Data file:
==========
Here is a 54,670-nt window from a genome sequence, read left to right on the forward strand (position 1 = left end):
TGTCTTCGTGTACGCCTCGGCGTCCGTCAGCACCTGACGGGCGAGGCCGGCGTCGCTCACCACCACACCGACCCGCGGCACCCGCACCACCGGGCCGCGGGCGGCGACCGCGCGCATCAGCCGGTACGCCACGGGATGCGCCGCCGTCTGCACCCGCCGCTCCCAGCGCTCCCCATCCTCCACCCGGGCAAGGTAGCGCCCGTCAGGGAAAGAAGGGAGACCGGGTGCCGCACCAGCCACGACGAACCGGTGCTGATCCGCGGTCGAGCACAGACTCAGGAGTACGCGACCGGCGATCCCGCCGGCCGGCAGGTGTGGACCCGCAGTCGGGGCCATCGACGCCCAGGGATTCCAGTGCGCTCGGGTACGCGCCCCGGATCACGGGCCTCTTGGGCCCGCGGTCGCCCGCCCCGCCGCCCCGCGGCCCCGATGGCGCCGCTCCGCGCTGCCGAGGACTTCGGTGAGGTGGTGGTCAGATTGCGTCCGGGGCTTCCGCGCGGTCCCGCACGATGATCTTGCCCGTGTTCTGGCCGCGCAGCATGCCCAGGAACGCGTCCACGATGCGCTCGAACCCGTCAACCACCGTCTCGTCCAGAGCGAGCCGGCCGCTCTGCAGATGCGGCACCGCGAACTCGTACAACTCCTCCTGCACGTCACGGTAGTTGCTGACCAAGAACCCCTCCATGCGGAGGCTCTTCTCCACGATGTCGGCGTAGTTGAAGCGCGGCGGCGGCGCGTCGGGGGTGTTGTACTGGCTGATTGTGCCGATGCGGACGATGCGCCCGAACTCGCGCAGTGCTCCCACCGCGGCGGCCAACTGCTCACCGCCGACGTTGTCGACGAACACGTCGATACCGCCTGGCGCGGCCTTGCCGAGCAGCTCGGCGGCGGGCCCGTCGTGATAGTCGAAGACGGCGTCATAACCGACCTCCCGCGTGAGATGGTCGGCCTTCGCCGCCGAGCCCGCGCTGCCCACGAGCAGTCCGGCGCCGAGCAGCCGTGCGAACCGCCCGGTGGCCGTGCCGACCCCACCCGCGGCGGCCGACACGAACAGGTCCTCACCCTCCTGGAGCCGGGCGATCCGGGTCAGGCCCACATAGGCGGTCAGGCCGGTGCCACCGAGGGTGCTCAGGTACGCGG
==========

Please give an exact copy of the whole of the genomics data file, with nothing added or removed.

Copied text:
Here is a 54,670-nt window from a genome sequence, read left to right on the forward strand (position 1 = left end):
TGTCTTCGTGTACGCCTCGGCGTCCGTCAGCACCTGACGGGCGAGGCCGGCGTCGCTCACCACCACACCGACCCGCGGCACCCGCACCACCGGGCCGCGGGCGGCGACCGCGCGCATCAGCCGGTACGCCACGGGATGCGCCGCCGTCTGCACCCGCCGCTCCCAGCGCTCCCCATCCTCCACCCGGGCAAGGTAGCGCCCGTCAGGGAAAGAAGGGAGACCGGGTGCCGCACCAGCCACGACGAACCGGTGCTGATCCGCGGTCGAGCACAGACTCAGGAGTACGCGACCGGCGATCCCGCCGGCCGGCAGGTGTGGACCCGCAGTCGGGGCCATCGACGCCCAGGGATTCCAGTGCGCTCGGGTACGCGCCCCGGATCACGGGCCTCTTGGGCCCGCGGTCGCCCGCCCCGCCGCCCCGCGGCCCCGATGGCGCCGCTCCGCGCTGCCGAGGACTTCGGTGAGGTGGTGGTCAGATTGCGTCCGGGGCTTCCGCGCGGTCCCGCACGATGATCTTGCCCGTGTTCTGGCCGCGCAGCATGCCCAGGAACGCGTCCACGATGCGCTCGAACCCGTCAACCACCGTCTCGTCCAGAGCGAGCCGGCCGCTCTGCAGATGCGGCACCGCGAACTCGTACAACTCCTCCTGCACGTCACGGTAGTTGCTGACCAAGAACCCCTCCATGCGGAGGCTCTTCTCCACGATGTCGGCGTAGTTGAAGCGCGGCGGCGGCGCGTCGGGGGTGTTGTACTGGCTGATTGTGCCGATGCGGACGATGCGCCCGAACTCGCGCAGTGCTCCCACCGCGGCGGCCAACTGCTCACCGCCGACGTTGTCGACGAACACGTCGATACCGCCTGGCGCGGCCTTGCCGAGCAGCTCGGCGGCGGGCCCGTCGTGATAGTCGAAGACGGCGTCATAACCGACCTCCCGCGTGAGATGGTCGGCCTTCGCCGCCGAGCCCGCGCTGCCCACGAGCAGTCCGGCGCCGAGCAGCCGTGCGAACCGCCCGGTGGCCGTGCCGACCCCACCCGCGGCGGCCGACACGAACAGGTCCTCACCCTCCTGGAGCCGGGCGATCCGGGTCAGGCCCACATAGGCGGTCAGGCCGGTGCCACCGAGGGTGCTCAGGTACGCGG